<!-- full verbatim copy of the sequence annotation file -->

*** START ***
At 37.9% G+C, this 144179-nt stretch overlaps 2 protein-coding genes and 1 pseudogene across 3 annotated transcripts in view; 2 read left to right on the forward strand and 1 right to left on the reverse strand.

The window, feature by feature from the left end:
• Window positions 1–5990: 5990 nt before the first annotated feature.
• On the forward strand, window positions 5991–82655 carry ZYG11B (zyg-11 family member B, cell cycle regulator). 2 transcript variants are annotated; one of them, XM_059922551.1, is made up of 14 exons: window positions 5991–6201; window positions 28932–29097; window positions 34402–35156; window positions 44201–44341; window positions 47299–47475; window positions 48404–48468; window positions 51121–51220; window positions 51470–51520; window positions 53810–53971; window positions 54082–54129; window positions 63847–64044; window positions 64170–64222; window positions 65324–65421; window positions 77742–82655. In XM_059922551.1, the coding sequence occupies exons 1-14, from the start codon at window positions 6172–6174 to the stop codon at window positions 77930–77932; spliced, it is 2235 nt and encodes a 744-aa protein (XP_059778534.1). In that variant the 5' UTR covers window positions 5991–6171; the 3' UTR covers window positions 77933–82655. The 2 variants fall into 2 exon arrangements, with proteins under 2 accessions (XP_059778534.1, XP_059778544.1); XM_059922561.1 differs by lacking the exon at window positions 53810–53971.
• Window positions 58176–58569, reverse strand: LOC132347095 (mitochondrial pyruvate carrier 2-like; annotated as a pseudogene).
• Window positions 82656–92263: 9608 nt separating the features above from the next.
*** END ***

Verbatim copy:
At 37.9% G+C, this 144179-nt stretch overlaps 2 protein-coding genes and 1 pseudogene across 3 annotated transcripts in view; 2 read left to right on the forward strand and 1 right to left on the reverse strand.

The window, feature by feature from the left end:
• Window positions 1–5990: 5990 nt before the first annotated feature.
• On the forward strand, window positions 5991–82655 carry ZYG11B (zyg-11 family member B, cell cycle regulator). 2 transcript variants are annotated; one of them, XM_059922551.1, is made up of 14 exons: window positions 5991–6201; window positions 28932–29097; window positions 34402–35156; window positions 44201–44341; window positions 47299–47475; window positions 48404–48468; window positions 51121–51220; window positions 51470–51520; window positions 53810–53971; window positions 54082–54129; window positions 63847–64044; window positions 64170–64222; window positions 65324–65421; window positions 77742–82655. In XM_059922551.1, the coding sequence occupies exons 1-14, from the start codon at window positions 6172–6174 to the stop codon at window positions 77930–77932; spliced, it is 2235 nt and encodes a 744-aa protein (XP_059778534.1). In that variant the 5' UTR covers window positions 5991–6171; the 3' UTR covers window positions 77933–82655. The 2 variants fall into 2 exon arrangements, with proteins under 2 accessions (XP_059778534.1, XP_059778544.1); XM_059922561.1 differs by lacking the exon at window positions 53810–53971.
• Window positions 58176–58569, reverse strand: LOC132347095 (mitochondrial pyruvate carrier 2-like; annotated as a pseudogene).
• Window positions 82656–92263: 9608 nt separating the features above from the next.